July 23, 1994 |
People with below-average head size have as much as 18 times the normal risk of developing dementia caused by Alzheimer's and other diseases, Washington state researchers have found. The findings suggest that such individuals do not have enough brain cells in reserve to offset the loss of cells caused by aging and neurological diseases, said epidemiologist Amy B. Graves of Battelle Pacific Northwest Laboratories in Seattle.
July 20, 2011 |
Some signs of Alzheimer's disease appear in cerebrospinal fluid 10 or 20 years before symptoms of the disease appear in families with an inherited form of the disease, a finding that may help provide early diagnosis in those with sporadic forms of the disease, researchers said Wednesday. The findings may also provide a group of subjects in whom potential Alzheimer's drugs can be tested to determine if they work better when used at the earliest stages of the disease, according to researchers from the Washington University School of Medicine in St. Louis.
August 11, 1997
In "Nancy's New Role" (Aug. 3), Pamela Warrick reports on Nancy Reagan and her husband, former President Ronald Reagan's progressive disablement from Alzheimer's disease. Is it truly impossible to write of the Reagans without quoting "some onetime critics" (for the purpose of this article, anonymously of course) who called Mrs. Reagan "Dragon Lady," or categorized her tasteful attention to American fashion designers as an "obsession . . . to haute couture" (Mrs. Jacqueline Kennedy Onassis was equally devoted to fashion, receiving raves for her designer selections and personal style)
November 21, 2011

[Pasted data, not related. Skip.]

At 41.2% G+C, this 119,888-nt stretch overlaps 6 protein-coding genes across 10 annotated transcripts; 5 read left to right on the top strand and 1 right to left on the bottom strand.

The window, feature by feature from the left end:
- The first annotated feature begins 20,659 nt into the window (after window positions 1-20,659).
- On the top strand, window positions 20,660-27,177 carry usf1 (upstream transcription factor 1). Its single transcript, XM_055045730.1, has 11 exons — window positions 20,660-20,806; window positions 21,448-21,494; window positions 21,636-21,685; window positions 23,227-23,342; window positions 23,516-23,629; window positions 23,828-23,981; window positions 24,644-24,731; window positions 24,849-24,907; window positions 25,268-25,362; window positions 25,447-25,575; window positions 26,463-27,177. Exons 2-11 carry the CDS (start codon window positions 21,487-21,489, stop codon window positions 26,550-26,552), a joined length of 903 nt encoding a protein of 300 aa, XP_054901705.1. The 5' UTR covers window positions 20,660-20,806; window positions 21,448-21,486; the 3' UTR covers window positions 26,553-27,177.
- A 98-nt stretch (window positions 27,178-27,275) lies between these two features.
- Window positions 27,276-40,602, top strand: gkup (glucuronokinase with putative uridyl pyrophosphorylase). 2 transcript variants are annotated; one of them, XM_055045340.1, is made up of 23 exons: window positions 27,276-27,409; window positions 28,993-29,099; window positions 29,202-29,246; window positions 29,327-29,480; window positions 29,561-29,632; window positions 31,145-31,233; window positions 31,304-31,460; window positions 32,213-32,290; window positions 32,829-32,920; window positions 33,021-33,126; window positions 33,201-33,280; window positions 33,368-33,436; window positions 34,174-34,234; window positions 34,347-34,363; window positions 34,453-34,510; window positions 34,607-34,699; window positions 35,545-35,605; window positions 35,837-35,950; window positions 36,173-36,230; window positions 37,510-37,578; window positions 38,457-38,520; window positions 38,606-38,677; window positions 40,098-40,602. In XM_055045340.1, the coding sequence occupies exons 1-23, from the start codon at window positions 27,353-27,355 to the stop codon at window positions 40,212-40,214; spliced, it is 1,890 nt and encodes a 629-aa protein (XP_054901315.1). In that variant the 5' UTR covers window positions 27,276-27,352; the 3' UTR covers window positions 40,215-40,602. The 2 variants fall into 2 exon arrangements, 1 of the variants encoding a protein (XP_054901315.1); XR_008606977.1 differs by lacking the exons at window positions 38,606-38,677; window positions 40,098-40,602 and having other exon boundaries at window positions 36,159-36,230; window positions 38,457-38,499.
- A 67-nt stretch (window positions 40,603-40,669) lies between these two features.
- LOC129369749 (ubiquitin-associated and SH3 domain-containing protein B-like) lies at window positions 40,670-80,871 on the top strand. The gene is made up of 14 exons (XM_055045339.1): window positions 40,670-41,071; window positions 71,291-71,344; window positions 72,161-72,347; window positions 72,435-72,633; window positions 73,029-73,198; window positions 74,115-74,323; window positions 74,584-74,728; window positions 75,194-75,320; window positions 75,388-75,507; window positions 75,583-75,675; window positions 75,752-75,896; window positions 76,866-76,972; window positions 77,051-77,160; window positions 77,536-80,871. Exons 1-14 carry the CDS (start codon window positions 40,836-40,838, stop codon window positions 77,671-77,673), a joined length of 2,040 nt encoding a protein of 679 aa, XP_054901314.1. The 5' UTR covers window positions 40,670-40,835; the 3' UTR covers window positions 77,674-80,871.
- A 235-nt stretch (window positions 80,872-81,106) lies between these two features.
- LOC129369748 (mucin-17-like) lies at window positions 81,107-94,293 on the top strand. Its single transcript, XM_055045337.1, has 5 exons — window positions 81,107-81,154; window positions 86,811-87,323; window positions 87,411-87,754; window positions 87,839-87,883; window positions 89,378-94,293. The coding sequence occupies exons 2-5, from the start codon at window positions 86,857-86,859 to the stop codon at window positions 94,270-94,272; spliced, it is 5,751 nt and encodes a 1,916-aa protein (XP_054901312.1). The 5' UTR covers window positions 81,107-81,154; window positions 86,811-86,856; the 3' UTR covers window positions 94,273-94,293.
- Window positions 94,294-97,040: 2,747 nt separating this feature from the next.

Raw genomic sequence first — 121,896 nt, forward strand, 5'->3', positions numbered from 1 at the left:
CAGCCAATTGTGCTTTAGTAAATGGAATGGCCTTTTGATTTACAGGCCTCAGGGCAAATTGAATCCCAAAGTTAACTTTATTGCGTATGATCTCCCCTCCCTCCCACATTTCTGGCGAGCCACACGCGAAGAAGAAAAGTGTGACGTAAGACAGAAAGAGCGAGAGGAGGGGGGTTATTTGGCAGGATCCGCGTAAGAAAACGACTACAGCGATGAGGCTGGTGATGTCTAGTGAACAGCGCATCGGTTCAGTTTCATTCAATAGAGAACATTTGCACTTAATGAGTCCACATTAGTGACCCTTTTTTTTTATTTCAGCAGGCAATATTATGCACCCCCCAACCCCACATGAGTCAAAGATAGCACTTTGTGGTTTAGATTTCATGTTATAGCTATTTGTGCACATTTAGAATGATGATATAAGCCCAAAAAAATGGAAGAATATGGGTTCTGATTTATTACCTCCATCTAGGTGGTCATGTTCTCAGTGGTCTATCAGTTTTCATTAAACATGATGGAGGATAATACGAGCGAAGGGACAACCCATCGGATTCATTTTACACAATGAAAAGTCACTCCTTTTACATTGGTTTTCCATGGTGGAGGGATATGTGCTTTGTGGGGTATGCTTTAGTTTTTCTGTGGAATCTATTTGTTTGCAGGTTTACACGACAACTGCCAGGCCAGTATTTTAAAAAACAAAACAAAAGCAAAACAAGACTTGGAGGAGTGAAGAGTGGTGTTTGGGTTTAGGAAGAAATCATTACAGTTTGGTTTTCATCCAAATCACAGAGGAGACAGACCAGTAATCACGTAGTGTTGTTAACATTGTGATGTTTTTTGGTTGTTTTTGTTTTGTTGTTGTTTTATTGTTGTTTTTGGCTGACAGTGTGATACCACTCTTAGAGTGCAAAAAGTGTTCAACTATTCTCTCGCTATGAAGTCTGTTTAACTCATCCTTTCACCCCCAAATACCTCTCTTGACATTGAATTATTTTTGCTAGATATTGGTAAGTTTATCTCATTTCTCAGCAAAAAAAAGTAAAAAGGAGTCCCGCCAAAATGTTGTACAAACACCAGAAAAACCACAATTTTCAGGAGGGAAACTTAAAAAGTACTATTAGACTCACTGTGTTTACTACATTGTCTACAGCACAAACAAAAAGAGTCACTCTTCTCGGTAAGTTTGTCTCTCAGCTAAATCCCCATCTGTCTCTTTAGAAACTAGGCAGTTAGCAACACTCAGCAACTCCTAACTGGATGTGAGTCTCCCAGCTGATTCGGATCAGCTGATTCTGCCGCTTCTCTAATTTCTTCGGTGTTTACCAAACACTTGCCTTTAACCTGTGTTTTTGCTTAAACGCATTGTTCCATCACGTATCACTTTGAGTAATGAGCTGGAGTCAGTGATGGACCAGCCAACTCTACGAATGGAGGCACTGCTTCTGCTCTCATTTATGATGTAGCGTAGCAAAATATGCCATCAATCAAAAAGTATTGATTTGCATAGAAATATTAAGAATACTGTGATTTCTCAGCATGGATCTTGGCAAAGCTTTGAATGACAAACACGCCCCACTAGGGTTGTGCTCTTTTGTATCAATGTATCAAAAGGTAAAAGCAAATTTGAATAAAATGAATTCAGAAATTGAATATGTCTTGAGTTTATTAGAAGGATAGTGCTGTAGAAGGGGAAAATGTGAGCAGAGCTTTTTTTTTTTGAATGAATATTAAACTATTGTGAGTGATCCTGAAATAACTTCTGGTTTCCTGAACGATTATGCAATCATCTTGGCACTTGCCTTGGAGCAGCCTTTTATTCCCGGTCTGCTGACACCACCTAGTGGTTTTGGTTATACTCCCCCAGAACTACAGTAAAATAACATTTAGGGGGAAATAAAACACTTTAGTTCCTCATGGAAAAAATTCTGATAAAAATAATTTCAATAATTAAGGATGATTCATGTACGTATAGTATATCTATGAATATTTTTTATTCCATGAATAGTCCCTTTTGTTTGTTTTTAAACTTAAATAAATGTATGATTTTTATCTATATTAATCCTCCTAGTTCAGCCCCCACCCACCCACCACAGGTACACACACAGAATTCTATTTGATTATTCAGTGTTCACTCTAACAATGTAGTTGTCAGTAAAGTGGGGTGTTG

There's one thing that all Alzheimer's researchers agree on: The mind-robbing illness is heartbreaking. But after three decades of study that have produced neither cure nor medications that significantly slow its progress, some researchers are asking: What if it's not a disease with a cure? What if it's just an unfortunate but inevitable part of aging, along with wrinkly skin, osteoporosis and heart disease? In a study in the December issue of the Journal of Alzheimer's Disease, a research group led by Dr. Ming Chen at the University of South Florida suggests that "tremendous social pressures" have pushed scientists to target Alzheimer's as a curable disease.
CALIFORNIA | LOCAL
November 25, 1999
Molecular biologists have created a strain of mice that models one of the key features of Alzheimer's disease, the accumulation of "tangles" containing a protein called tau. The tangles, along with another deposit called plaque, are one of the key features of the disease, which affects as many as 4 million Americans. A team from the University of Pennsylvania reports in the November issue of Neuron that it added an extra copy of the tau gene to mice.
December 10, 2005 |
The diabetes drug Avandia can enhance memory in patients with mild Alzheimer's disease, but only in patients with a certain genetic profile, researchers from GlaxoSmithKline reported Wednesday at a UC San Diego meeting. The finding supports the hypothesis that impaired glucose metabolism may play a role in the onset of the disorder. The study, using about 500 patients, showed that the drug worked only in patients who did not have a gene variant known as ApoE4.
January 31, 2005 |
People who have high blood pressure, cholesterol, diabetes or who smoke in midlife have a much higher risk of developing Alzheimer's disease later on, U.S. researchers have found. And the more factors a person has, the higher the risk. People with all four risk factors have more than double the risk of Alzheimer's, reported a team at Kaiser Permanente's division of research in Oakland. "The message is that the risk factors that are bad for the heart are bad for the brain," said Dr.
September 5, 2002 |
A government-sponsored trial aimed at seeing if painkillers can reduce the risk of Alzheimer's disease is not only useless, but dangerous and should be stopped, Public Citizen said. The consumer group, which has lobbied against certain diet pills and other drugs, said the study is using the wrong drugs.
August 6, 1998 |
Seated in her recliner in the family room of the Long Beach duplex she shares with her identical twin, 87-year-old Ilene Eddy is reminiscing about their childhood back on the family farm in Iowa. At least she's trying to. Her twin, Irene Peterson, a few feet away in her own recliner with its matching floral chair cover, keeps interrupting. "Irene, be quiet, please!" Ilene says. "I'm trying to give information here."